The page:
Monthly Archive for March, 2009

TweetNews Test Drive

Following breaking news stories using Twitter is a lot faster than aggregation sites like Google or Yahoo News. The TweetNews search tool ranks search results based on Twitter links. It follows Yahoo News and compares its headlines with news story links on Twitter updates. A story’s popularity amongst the tweeting masses will push the story up in the TweetNews results. See Zooie’s Blog for more details.

TweetNews uses the Yahoo! Build your Own Search Service (Boss). This provides  a clean search API that turns off the usual restrictions that control the presentation of the results.  For example, it allows you to re-rank results and include external content without having to cite Yahoo! for the search results.

Xerobank, Zero Customer Service

In a previous post we mentioned XeroBank as a possible alternative to TOR.

Once you’ve figured it out, XeroBank is a great system! It’s a VPN connection to their servers which assigns you either a Dutch,
US or Canadian IP address; other nation’s IP addresses are not available. There is some confusion on their website as to whether other countries are available or not. The website merely says you can choose a country.

Once connected via the VPN, you can use all your browser and other programs to access the internet. We did not try their email service. The system is fast and you can even stream in video quite easily. Basically, it’s a great service if you have lots of time to read up on it and figure it out on your own because there is no customer support or documentation from the company; the public forums are the only place you’ll get any answers.

The sign up process and administration process are not straightforward.  It is very hard to understand how to log in to the account and how to use it. Four emails to customer service over the course of 3 weeks after sign up and no answers.

They say the first month of the service is free but as you’re signing up you’re asked for your credit card and they charge you $1 for the first month; it is then very difficult to cancel your subscription, actually you can only put it on hold by going onto the website of the billing company that they use and suspend your account, but we only learned that by asking the question on their public forum where we received an answer from someone we presume to be an employee; emails to support were never answered.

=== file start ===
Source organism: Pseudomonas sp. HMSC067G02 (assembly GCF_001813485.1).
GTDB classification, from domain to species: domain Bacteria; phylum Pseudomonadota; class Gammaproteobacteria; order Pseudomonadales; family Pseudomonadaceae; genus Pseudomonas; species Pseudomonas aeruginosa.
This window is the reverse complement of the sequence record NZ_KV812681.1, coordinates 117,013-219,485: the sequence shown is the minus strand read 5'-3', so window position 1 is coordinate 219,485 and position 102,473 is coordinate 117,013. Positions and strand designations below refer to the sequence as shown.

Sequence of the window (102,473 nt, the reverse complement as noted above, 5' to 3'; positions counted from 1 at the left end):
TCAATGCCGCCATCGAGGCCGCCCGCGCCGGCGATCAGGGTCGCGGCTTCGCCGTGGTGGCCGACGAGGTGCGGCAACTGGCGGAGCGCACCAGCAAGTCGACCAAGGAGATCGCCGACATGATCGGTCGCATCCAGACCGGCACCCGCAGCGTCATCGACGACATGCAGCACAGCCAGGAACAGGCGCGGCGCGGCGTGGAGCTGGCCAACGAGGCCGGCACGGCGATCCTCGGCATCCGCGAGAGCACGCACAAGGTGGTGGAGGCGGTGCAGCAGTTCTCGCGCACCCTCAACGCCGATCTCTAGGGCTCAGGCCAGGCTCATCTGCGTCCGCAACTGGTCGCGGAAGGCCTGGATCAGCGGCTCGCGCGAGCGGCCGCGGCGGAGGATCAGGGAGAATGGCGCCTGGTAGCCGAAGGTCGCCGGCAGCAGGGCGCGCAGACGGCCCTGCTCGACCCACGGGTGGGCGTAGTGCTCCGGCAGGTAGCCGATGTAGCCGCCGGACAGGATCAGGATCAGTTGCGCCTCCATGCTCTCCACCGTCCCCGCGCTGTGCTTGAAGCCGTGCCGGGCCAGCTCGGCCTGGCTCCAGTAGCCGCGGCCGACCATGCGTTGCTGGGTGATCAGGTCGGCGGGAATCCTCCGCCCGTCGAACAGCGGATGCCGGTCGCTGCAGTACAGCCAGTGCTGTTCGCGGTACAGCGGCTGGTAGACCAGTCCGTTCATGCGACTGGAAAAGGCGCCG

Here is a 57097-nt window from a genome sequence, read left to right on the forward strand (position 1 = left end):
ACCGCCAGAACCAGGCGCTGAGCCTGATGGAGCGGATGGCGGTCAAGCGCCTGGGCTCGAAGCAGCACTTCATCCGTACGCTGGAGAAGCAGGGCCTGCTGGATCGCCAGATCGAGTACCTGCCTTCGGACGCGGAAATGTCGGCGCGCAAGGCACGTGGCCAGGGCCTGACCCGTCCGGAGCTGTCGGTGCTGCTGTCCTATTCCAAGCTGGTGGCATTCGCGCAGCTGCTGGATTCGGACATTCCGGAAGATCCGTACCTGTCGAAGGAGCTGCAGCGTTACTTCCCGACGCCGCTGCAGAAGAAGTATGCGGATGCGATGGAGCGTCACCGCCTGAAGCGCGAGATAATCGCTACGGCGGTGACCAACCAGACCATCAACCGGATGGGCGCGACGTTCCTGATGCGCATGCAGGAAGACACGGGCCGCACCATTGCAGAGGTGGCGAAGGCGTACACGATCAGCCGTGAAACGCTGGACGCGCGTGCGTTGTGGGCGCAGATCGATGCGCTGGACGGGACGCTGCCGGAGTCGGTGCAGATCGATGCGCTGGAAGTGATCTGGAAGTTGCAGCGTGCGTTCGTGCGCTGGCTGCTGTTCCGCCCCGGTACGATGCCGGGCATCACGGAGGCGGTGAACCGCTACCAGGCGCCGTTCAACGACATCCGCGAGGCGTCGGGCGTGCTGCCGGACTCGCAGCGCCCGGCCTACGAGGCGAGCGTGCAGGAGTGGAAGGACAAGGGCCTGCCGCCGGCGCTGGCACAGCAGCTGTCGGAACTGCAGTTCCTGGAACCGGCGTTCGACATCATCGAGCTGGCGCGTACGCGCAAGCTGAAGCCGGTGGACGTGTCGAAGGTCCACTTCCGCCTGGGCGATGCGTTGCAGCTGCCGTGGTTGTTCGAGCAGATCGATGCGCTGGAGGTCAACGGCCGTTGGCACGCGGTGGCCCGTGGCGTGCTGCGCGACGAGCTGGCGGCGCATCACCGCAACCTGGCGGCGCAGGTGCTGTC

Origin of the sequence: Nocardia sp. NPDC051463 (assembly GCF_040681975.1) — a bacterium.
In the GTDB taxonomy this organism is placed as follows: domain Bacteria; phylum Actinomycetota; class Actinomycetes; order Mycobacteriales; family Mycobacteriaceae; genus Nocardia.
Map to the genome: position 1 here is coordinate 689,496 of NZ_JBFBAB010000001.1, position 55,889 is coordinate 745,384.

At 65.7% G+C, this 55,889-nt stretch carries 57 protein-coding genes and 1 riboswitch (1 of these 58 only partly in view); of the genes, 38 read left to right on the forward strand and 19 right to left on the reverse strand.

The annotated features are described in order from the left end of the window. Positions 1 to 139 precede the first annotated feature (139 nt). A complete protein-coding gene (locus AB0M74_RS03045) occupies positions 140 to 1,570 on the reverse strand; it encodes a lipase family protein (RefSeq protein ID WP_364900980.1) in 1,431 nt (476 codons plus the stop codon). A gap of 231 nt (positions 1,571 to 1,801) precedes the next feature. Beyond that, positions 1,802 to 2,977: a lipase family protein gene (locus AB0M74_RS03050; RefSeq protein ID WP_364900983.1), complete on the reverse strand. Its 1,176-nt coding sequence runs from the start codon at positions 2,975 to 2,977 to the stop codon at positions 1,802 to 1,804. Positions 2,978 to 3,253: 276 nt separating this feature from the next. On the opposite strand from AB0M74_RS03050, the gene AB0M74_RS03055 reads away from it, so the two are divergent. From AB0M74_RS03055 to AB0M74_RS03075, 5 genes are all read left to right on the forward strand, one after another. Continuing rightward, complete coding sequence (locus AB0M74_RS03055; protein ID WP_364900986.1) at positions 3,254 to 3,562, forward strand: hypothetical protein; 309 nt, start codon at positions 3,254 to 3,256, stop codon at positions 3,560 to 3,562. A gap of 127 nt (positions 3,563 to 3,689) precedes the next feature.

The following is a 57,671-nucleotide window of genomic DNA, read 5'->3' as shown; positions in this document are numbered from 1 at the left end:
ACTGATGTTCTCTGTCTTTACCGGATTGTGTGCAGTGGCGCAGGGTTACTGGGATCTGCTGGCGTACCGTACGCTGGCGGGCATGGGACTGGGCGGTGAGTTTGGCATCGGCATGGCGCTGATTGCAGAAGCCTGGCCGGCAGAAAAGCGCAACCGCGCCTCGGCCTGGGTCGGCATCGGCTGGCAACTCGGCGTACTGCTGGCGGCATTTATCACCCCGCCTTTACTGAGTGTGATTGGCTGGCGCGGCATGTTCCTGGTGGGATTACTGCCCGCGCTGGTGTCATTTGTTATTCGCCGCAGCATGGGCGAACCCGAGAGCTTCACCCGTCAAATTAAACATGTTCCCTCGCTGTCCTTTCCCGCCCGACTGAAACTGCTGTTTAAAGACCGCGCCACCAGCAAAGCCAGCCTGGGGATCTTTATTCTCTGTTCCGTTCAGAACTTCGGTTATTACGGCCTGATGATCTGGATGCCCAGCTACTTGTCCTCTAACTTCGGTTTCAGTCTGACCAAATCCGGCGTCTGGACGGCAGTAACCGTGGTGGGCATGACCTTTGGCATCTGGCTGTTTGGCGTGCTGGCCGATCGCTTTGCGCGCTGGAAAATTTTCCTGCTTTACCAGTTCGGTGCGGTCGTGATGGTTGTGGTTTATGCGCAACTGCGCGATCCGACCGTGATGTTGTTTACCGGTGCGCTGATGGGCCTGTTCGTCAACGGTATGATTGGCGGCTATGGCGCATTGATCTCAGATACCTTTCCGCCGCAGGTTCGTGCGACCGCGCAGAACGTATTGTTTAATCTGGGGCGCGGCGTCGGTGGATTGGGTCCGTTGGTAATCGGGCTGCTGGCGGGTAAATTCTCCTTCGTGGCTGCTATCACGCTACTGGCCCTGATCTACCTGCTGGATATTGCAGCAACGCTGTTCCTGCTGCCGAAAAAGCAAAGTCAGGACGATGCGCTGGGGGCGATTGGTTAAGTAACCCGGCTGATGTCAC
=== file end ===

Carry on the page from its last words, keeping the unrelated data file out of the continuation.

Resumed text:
Customer support is non-existent. They are more interested in the technology than their customers.   (If you want to see the people who might be behind the XeroBank, please have  look at the delegation they sent to the last DEFCON event.)

Science Searches

Scientific Federated Search Sites

I had to locate articles written by a prominent scientist and here are some of the sites that proved useful. You may not know much about science, but a guy who does is probably published. If the subject of your inquires is published, then you may not have the subject-knowledge to evaluate individual articles; however, you can apply evaluation method #2 to determine if the journal is reputable and viewed as a valued source of research data.

Scitopia.org

Scitopia.org is a federated  search portal to the digital libraries of leading science and technology societies worldwide.

The Science.gov Alliance

Science.gov is a gateway to over 50 million pages of science information provided by U.S. government agencies, including research and development results.

WorldWideScience.org

WorldWideScience.org is a global science gateway enabling federated searching of national and international scientific databases.

Mednar.com

This is a comprehensive federated search site for medical information.

JavaScript

All the above search engines require JavaScript. If you use NoScript with FireFox, you will find it annoying to go through the list of scripts, or select allow this page, to permit the searches to run. I just use IE with security set at medium, as these search sites present very little risk.